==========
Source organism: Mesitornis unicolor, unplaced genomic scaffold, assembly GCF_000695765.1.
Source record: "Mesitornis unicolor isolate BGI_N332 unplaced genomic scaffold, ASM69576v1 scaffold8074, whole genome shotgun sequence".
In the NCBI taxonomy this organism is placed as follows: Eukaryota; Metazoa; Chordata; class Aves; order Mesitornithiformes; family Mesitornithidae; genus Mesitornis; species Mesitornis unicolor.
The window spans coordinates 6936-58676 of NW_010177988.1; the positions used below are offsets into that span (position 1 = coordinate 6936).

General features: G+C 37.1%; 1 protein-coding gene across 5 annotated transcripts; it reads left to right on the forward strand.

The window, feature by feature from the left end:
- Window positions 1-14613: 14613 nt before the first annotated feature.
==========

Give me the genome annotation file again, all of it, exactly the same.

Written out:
Source organism: Mesitornis unicolor, unplaced genomic scaffold, assembly GCF_000695765.1.
Source record: "Mesitornis unicolor isolate BGI_N332 unplaced genomic scaffold, ASM69576v1 scaffold8074, whole genome shotgun sequence".
In the NCBI taxonomy this organism is placed as follows: Eukaryota; Metazoa; Chordata; class Aves; order Mesitornithiformes; family Mesitornithidae; genus Mesitornis; species Mesitornis unicolor.
The window spans coordinates 6936-58676 of NW_010177988.1; the positions used below are offsets into that span (position 1 = coordinate 6936).

General features: G+C 37.1%; 1 protein-coding gene across 5 annotated transcripts; it reads left to right on the forward strand.

The window, feature by feature from the left end:
- Window positions 1-14613: 14613 nt before the first annotated feature.